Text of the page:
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Annual COLLOQUIUM ON AGING:

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IOA Newsletter,
AGING NEWS:

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MIDUS newsletter: EMPLOYMENT- How it affects our health & happiness

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The Challenges of Our Aging Society

Over the past 100 years, we have witnessed enormous change in the size of the aging population in the U.S. - from around 1 out of every 25 persons in the early 1900s to around 1 our of every 4 or 5 persons in the 21st century. Because older adults represent the fastest growing segment of society, our universities must provide leadership, training, and scientific advances to meet their diverse needs.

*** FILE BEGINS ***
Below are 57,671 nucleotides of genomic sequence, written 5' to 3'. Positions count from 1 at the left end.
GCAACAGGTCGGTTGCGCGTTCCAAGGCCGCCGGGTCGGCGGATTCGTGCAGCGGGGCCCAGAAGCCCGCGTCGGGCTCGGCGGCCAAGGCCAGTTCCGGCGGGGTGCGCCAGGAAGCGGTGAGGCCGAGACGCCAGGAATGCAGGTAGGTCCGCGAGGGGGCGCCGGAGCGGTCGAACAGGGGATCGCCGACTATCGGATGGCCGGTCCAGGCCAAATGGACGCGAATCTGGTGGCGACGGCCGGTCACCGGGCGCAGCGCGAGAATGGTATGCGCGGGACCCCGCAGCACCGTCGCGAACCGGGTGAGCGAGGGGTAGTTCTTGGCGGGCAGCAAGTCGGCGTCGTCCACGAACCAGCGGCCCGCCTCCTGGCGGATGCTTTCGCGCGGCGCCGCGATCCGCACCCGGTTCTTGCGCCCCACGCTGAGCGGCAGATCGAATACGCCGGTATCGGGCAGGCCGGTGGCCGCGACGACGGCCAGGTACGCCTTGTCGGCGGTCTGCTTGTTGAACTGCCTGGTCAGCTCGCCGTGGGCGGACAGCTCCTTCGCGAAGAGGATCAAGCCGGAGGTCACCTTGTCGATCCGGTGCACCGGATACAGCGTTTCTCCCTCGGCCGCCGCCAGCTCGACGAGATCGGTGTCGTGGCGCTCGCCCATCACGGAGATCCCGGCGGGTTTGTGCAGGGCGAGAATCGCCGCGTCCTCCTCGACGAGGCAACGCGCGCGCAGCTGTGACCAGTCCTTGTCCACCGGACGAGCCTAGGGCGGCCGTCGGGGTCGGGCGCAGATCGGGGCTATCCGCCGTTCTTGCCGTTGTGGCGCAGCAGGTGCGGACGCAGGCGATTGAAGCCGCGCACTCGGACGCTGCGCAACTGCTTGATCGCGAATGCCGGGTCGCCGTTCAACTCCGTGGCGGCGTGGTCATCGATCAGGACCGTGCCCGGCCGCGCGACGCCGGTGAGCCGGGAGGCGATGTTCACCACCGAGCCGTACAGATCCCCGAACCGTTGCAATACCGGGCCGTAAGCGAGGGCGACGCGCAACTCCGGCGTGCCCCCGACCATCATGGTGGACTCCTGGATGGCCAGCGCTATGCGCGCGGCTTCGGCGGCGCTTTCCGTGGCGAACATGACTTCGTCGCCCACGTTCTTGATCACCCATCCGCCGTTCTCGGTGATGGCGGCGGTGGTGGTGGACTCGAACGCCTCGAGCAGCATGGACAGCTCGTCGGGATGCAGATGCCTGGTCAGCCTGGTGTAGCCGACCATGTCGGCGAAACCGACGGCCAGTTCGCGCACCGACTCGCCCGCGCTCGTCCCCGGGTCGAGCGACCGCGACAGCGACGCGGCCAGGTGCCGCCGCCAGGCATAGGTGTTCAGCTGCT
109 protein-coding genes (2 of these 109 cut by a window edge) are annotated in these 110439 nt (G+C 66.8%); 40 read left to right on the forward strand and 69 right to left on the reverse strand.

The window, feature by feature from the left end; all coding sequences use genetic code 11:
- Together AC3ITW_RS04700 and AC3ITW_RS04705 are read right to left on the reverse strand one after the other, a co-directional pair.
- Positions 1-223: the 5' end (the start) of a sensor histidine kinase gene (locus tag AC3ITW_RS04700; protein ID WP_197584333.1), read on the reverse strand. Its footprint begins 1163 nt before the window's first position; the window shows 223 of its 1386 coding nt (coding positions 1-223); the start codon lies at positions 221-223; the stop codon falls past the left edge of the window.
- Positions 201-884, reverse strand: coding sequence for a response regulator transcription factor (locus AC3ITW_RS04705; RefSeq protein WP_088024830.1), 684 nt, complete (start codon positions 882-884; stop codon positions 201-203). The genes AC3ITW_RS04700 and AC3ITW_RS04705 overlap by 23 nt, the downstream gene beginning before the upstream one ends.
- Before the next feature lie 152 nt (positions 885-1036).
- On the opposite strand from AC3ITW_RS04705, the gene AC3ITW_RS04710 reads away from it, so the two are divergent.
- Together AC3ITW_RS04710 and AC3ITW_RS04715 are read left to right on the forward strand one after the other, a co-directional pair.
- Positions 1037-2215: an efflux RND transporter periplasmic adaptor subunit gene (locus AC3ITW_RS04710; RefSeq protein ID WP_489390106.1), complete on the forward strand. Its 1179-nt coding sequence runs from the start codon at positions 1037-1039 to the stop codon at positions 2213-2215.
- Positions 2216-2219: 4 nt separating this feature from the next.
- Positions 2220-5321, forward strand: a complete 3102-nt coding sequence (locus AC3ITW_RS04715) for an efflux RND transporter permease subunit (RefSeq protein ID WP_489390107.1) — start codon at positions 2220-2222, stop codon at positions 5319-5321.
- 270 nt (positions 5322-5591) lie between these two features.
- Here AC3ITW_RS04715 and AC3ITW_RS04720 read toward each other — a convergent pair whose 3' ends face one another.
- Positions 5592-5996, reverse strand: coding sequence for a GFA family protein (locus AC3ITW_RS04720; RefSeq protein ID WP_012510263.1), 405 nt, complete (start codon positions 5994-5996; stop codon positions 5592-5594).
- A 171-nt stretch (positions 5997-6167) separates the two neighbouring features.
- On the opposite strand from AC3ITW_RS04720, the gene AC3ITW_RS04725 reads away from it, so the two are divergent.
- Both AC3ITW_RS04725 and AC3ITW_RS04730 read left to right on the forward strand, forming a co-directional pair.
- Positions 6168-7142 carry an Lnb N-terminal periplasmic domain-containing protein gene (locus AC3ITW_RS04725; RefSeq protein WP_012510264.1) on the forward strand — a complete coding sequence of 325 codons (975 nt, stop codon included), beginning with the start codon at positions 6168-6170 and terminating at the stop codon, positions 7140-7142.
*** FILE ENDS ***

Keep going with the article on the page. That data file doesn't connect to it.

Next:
The mission of the Institute on Aging of the University of Wisconsin-Madison is to promote, through excellence in multidisciplinary research, education, and practice, the health and well-being of the rapidly-expanding aging population in our local community, state, and society at large.

At the UW-Madison Institute on Aging, we are jointly focused on addressing the problems of aging, which include diseases and impairments (e.g., osteoporosis, dementia, Parkinsons, glaucoma, mobility problems) and the challenges of later life (e.g., widowhood, retirement, caregiving, relocation) as well as the potential of aging, which refers to the notable strengths, resources, and vitality of those in their 70s and beyond. Our goal is to understand the many factors (biological, psychological, social) that promote resilience as people age and to translate this knowledge to innovative educational and community intervention programs. As such, we see the present as a time of unprecedented opportunity to change the fundamental meaning of "old age."


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